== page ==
Focusing on Music Copyright for World IP Day | Citizens Against Government Waste

Focusing on Music Copyright for World IP Day

The WasteWatcher

On April 26, 2015, the World Intellectual Property Organization (WIPO) marked World Intellectual Property Day.  The theme was “Get Up, Stand Up.  For Music,” which was intended to highlight the contributions of musical artists around the world and encourage the protection of their intellectual property (IP).  Artists and musicians combat piracy and copyright infringement on a daily basis, while they also struggle to be adequately compensated for their work. 

Pirating of music and movies is theft; but some justify these actions by claiming that the impact is minimal to the bottom line of big movie companies or record labels.  However, every time a song or movie is stolen, it has adverse consequences for every individual that has an integral role in these industries; from set carpenters, seamstresses and extras for movies, to recording engineers, talent scouts, struggling young musicians and song writers. 

As noted in Citizens Against Government Waste’s 2014 book, Intellectual Property: Making It Personal, the recording and movie industries are tackling piracy head on with websites directing consumers to safe places on the Internet to download their music and videos. lists more than 100 legal online distribution outlets for movies and television shows, and details more than 70 authentic sources of online music

Protecting music and video IP goes beyond combatting piracy.  It also entails providing copyright enforcement and just compensation to artists and performers.  There is an ongoing disparity in how music creators are compensated under currently law when their work is played over the airwaves.  Consumers today have more choices than ever in how, where and when they listen to music services, and the wide-spread growing use of new innovative Internet services has provided for the expansion of digital radio services through satellite, cable and mobile applications. 

Despite technological advances that have changed the way consumers listen to music services, digital radio services continue to be regulated under a compulsory licensing system was established in the 1970s, with rates set by the Copyright Royalty Board (CRB).  Due to complaints about the pricing determined by the CRB, the copyright law was updated in 2008 to permit parties to set industry-wide rates as an alternative to those issued by the CRB.  This law permitted the free market to provide the pricing for copyright material.  However, satellite radio services were “grandfathered” to function under the then-existing below-market fixed price agreements, and still are subject to compulsory licensing agreements with rates set by the CRB.  Internet radio companies are required to at least pay a government rate based on the rate paid by their competitors in the marketplace.  In addition, AM/FM radio stations do not pay any compensation for music and other performances aired on their stations.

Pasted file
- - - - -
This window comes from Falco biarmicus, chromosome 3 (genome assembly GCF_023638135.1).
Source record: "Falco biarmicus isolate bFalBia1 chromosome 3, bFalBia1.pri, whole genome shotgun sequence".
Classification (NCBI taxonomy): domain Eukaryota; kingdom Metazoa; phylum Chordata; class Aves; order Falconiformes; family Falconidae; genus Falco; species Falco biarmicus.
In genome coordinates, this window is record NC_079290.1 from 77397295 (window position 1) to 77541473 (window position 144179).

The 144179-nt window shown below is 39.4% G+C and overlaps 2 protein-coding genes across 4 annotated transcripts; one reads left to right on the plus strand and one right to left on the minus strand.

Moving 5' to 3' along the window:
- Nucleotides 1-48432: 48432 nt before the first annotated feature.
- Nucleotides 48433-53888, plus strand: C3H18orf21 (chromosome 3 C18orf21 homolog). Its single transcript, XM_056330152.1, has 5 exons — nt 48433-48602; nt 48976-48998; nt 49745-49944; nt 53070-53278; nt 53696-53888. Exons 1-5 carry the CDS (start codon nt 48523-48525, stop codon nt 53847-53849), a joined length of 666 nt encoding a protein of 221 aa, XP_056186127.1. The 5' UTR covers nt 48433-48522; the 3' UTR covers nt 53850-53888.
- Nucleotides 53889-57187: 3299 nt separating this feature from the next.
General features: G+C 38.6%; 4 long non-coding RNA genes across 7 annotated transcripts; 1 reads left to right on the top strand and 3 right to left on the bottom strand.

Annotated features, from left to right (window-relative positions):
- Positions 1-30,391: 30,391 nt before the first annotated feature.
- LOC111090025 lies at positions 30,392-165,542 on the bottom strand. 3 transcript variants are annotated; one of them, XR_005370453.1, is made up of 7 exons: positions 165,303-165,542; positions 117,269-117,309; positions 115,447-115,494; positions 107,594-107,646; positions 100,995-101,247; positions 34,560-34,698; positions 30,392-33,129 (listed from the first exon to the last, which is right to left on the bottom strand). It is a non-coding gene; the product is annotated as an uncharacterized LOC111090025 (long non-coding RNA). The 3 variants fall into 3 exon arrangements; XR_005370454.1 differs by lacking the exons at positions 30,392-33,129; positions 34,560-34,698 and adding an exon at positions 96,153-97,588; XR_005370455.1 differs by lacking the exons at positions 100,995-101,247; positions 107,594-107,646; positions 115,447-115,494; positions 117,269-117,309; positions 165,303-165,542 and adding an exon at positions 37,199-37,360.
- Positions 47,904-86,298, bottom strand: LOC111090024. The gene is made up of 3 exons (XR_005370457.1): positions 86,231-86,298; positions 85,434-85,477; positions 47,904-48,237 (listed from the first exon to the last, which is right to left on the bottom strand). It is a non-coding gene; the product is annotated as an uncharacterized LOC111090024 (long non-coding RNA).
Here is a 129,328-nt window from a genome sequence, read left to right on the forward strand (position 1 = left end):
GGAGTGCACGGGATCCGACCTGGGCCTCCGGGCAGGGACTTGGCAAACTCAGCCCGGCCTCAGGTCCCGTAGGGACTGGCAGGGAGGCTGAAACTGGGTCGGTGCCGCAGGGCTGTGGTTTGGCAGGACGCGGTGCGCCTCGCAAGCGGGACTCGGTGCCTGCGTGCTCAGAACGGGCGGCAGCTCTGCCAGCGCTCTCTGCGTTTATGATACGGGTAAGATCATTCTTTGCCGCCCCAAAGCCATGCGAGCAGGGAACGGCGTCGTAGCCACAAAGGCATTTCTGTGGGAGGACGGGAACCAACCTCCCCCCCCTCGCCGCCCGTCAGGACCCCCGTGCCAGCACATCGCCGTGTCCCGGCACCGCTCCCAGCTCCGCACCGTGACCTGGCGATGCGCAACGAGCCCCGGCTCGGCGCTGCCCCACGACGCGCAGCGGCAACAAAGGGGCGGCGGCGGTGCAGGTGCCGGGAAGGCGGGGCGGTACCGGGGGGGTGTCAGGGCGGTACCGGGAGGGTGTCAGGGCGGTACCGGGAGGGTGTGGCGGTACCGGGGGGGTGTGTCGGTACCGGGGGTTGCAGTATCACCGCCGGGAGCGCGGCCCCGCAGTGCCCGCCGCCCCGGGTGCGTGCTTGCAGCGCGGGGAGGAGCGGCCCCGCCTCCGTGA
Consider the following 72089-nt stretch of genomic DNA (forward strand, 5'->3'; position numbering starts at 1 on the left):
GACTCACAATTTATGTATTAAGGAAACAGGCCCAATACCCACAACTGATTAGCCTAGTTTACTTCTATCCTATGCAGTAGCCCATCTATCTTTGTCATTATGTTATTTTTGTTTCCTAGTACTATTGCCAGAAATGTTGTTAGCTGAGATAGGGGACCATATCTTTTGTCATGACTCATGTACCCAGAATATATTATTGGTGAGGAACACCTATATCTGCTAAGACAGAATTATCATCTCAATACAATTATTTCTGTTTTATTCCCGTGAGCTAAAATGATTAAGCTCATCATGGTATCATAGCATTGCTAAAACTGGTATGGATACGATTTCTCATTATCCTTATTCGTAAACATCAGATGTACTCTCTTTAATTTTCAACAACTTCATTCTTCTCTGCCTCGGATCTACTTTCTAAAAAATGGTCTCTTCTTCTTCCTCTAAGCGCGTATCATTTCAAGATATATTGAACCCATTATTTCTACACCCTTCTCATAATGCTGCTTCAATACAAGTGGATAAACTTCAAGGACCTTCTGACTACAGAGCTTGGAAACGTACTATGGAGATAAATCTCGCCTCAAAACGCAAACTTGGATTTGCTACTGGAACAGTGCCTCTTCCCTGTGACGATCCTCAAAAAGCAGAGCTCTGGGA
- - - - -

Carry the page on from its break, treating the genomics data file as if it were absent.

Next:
In April 2015, legislation was introduced seeking to level the playing field for performances that are played over the radio, regardless of the medium over which it is played.  H.R. 1733, the Fair Play Fair Pay Act of 2015 was introduced by Representatives Jerold Nadler (D-N.Y.) and Marsha Blackburn (R-Tenn.) on April 13, 2015.  This legislation provides equal compensation for music creators and artists, by ending the special grandfathered, below market rate paid by satellite radio providers and creating a mechanism for AM/FM radio stations to pay for programming content.  The bill also provides royalty payments for master recordings created prior to 1972, and does away with any grandfathering under the Digital Millennium Copyright Act, and ends the government’s practice of picking winners and losers by propping up services.    

On April 23, 2015, Representatives Marsha Blackburn (R-Tenn.) and Anna Eshoo (D-Calif.) introduced H.R. 1999, the Protecting the Rights of Musicians Act.  This legislation requires radio broadcasters to pay musicians, performers, vocalists, and copyright owners for the use of their creative property, and prohibits the Federal Communications Commission from mandating Smartphone manufacturers include and activate an FM radio chip in devices, leaving it to the marketplace to determine whether such inclusion is necessary.    

These legislative efforts provide a basis for an open discussion of broadcast rights and responsibilities towards the creative community.  For far too long, the music industry has been subjected to an enormous disparity in compensation to those who create and produce the music enjoyed by millions.  It is time for these deficiencies to be addressed by providing a market based compensation structure that is equally applied irrespective of the medium through which the performance is delivered.

Sign Up For Email Updates

Optional Member Code